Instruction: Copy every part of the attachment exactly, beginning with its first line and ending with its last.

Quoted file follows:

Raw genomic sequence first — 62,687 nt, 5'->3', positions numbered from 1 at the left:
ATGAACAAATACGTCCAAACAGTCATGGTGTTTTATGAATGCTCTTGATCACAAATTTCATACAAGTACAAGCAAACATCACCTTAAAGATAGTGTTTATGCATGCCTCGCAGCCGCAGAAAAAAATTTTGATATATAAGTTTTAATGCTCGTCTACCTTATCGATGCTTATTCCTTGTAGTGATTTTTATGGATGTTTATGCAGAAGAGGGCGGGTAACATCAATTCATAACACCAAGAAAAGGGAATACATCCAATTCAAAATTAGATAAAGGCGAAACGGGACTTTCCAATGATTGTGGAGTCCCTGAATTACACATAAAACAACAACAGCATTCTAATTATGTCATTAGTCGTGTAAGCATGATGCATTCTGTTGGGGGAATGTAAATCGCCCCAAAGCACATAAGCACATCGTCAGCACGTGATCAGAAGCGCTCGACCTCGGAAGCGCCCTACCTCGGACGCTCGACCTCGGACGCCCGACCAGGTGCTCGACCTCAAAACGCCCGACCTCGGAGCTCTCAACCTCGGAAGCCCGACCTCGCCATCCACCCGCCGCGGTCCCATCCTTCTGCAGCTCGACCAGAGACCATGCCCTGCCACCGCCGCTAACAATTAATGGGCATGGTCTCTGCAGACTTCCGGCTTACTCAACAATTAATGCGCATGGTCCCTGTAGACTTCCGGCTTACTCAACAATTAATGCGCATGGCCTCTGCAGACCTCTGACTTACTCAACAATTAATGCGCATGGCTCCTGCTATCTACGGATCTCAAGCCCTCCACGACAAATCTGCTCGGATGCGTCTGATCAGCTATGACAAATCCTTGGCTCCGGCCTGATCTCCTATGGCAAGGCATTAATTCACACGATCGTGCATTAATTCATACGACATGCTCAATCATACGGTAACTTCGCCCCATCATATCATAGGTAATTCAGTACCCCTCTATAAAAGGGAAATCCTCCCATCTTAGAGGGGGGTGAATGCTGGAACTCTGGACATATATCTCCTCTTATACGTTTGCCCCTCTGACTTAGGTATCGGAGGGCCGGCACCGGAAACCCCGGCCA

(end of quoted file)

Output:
Raw genomic sequence first — 62,687 nt, 5'->3', positions numbered from 1 at the left:
ATGAACAAATACGTCCAAACAGTCATGGTGTTTTATGAATGCTCTTGATCACAAATTTCATACAAGTACAAGCAAACATCACCTTAAAGATAGTGTTTATGCATGCCTCGCAGCCGCAGAAAAAAATTTTGATATATAAGTTTTAATGCTCGTCTACCTTATCGATGCTTATTCCTTGTAGTGATTTTTATGGATGTTTATGCAGAAGAGGGCGGGTAACATCAATTCATAACACCAAGAAAAGGGAATACATCCAATTCAAAATTAGATAAAGGCGAAACGGGACTTTCCAATGATTGTGGAGTCCCTGAATTACACATAAAACAACAACAGCATTCTAATTATGTCATTAGTCGTGTAAGCATGATGCATTCTGTTGGGGGAATGTAAATCGCCCCAAAGCACATAAGCACATCGTCAGCACGTGATCAGAAGCGCTCGACCTCGGAAGCGCCCTACCTCGGACGCTCGACCTCGGACGCCCGACCAGGTGCTCGACCTCAAAACGCCCGACCTCGGAGCTCTCAACCTCGGAAGCCCGACCTCGCCATCCACCCGCCGCGGTCCCATCCTTCTGCAGCTCGACCAGAGACCATGCCCTGCCACCGCCGCTAACAATTAATGGGCATGGTCTCTGCAGACTTCCGGCTTACTCAACAATTAATGCGCATGGTCCCTGTAGACTTCCGGCTTACTCAACAATTAATGCGCATGGCCTCTGCAGACCTCTGACTTACTCAACAATTAATGCGCATGGCTCCTGCTATCTACGGATCTCAAGCCCTCCACGACAAATCTGCTCGGATGCGTCTGATCAGCTATGACAAATCCTTGGCTCCGGCCTGATCTCCTATGGCAAGGCATTAATTCACACGATCGTGCATTAATTCATACGACATGCTCAATCATACGGTAACTTCGCCCCATCATATCATAGGTAATTCAGTACCCCTCTATAAAAGGGAAATCCTCCCATCTTAGAGGGGGGTGAATGCTGGAACTCTGGACATATATCTCCTCTTATACGTTTGCCCCTCTGACTTAGGTATCGGAGGGCCGGCACCGGAAACCCCGGCCA